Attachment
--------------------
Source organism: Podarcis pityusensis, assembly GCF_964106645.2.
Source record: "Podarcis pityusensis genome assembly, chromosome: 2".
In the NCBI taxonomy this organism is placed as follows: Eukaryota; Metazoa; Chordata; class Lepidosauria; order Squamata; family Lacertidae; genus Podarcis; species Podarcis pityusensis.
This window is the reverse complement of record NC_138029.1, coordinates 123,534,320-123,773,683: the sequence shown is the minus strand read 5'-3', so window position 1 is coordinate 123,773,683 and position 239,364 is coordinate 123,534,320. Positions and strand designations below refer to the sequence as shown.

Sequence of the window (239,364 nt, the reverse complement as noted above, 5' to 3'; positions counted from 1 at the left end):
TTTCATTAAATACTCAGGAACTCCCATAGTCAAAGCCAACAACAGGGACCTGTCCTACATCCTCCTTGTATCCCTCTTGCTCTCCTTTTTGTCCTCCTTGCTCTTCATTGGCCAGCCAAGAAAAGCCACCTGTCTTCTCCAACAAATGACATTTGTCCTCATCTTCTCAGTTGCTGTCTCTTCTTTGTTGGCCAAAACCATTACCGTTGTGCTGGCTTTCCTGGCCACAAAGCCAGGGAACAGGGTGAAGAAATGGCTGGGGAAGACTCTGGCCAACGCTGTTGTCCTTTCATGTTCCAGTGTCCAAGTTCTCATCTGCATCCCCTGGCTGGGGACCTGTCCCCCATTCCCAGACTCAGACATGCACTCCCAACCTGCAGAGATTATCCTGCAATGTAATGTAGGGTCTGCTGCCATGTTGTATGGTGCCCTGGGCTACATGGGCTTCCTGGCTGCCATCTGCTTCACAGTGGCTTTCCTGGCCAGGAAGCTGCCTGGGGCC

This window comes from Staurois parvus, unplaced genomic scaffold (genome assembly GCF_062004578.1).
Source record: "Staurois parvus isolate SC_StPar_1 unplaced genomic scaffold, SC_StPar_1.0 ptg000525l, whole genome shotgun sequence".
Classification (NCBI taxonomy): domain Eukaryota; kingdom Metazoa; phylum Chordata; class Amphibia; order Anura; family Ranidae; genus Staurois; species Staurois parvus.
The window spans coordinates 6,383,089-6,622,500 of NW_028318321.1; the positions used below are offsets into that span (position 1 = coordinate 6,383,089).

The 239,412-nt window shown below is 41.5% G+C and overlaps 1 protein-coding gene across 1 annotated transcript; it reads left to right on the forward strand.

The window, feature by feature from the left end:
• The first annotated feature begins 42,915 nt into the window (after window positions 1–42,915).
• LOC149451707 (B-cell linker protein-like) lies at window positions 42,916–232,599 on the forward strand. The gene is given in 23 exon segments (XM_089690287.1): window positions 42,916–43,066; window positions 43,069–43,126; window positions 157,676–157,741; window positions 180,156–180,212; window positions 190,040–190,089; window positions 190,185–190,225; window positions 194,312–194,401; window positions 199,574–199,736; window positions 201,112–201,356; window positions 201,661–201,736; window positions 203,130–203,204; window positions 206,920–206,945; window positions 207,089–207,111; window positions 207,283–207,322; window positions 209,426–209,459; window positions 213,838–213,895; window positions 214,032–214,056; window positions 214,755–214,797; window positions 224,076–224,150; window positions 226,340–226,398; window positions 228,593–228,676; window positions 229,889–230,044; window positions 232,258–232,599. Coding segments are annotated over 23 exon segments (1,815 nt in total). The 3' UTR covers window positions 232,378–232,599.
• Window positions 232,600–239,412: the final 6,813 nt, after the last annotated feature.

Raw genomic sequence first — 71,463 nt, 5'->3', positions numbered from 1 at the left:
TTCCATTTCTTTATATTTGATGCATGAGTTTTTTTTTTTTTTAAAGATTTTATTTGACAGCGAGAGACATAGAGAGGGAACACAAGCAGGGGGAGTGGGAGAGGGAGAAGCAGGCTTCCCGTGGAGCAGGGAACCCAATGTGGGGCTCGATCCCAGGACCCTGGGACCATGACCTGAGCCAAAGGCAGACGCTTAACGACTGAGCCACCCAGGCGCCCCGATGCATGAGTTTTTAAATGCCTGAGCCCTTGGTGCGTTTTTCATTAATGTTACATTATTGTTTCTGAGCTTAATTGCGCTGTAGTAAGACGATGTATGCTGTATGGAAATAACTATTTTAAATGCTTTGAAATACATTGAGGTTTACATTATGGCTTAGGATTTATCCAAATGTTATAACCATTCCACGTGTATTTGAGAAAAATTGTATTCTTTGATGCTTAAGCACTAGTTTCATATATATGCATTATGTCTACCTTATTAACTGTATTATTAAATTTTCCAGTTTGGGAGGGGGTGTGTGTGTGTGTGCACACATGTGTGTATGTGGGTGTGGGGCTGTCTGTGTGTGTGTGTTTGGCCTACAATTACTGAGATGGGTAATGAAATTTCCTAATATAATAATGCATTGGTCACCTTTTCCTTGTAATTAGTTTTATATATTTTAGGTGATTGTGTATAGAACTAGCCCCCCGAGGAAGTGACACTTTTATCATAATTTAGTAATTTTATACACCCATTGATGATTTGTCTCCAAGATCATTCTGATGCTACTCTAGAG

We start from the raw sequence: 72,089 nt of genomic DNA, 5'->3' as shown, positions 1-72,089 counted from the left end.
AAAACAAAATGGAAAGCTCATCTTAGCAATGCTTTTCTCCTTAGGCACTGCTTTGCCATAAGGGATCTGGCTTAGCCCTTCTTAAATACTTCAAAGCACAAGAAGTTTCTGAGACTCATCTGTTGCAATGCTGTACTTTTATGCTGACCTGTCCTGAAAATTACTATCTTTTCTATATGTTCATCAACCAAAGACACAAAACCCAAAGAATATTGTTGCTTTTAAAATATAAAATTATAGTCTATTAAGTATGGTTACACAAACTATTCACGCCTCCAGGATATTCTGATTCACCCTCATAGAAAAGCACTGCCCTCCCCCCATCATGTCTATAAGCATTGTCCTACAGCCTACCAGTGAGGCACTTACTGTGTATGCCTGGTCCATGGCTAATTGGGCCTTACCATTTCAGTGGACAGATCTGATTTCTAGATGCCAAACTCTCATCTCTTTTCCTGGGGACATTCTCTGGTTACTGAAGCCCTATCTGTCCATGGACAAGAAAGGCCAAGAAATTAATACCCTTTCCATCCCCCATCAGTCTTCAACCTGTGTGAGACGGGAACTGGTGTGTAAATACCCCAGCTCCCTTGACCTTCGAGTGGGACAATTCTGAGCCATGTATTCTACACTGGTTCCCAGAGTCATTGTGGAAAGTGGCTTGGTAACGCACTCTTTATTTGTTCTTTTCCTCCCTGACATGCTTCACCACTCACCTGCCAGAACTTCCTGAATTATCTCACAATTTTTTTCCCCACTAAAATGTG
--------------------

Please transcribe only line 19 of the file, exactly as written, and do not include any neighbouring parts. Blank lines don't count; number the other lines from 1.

AAAACAAAATGGAAAGCTCATCTTAGCAATGCTTTTCTCCTTAGGCACTGCTTTGCCATAAGGGATCTGGCTTAGCCCTTCTTAAATACTTCAAAGCACAAGAAGTTTCTGAGACTCATCTGTTGCAATGCTGTACTTTTATGCTGACCTGTCCTGAAAATTACTATCTTTTCTATATGTTCATCAACCAAAGACACAAAACCCAAAGAATATTGTTGCTTTTAAAATATAAAATTATAGTCTATTAAGTATGGTTACACAAACTATTCACGCCTCCAGGATATTCTGATTCACCCTCATAGAAAAGCACTGCCCTCCCCCCATCATGTCTATAAGCATTGTCCTACAGCCTACCAGTGAGGCACTTACTGTGTATGCCTGGTCCATGGCTAATTGGGCCTTACCATTTCAGTGGACAGATCTGATTTCTAGATGCCAAACTCTCATCTCTTTTCCTGGGGACATTCTCTGGTTACTGAAGCCCTATCTGTCCATGGACAAGAAAGGCCAAGAAATTAATACCCTTTCCATCCCCCATCAGTCTTCAACCTGTGTGAGACGGGAACTGGTGTGTAAATACCCCAGCTCCCTTGACCTTCGAGTGGGACAATTCTGAGCCATGTATTCTACACTGGTTCCCAGAGTCATTGTGGAAAGTGGCTTGGTAACGCACTCTTTATTTGTTCTTTTCCTCCCTGACATGCTTCACCACTCACCTGCCAGAACTTCCTGAATTATCTCACAATTTTTTTCCCCACTAAAATGTG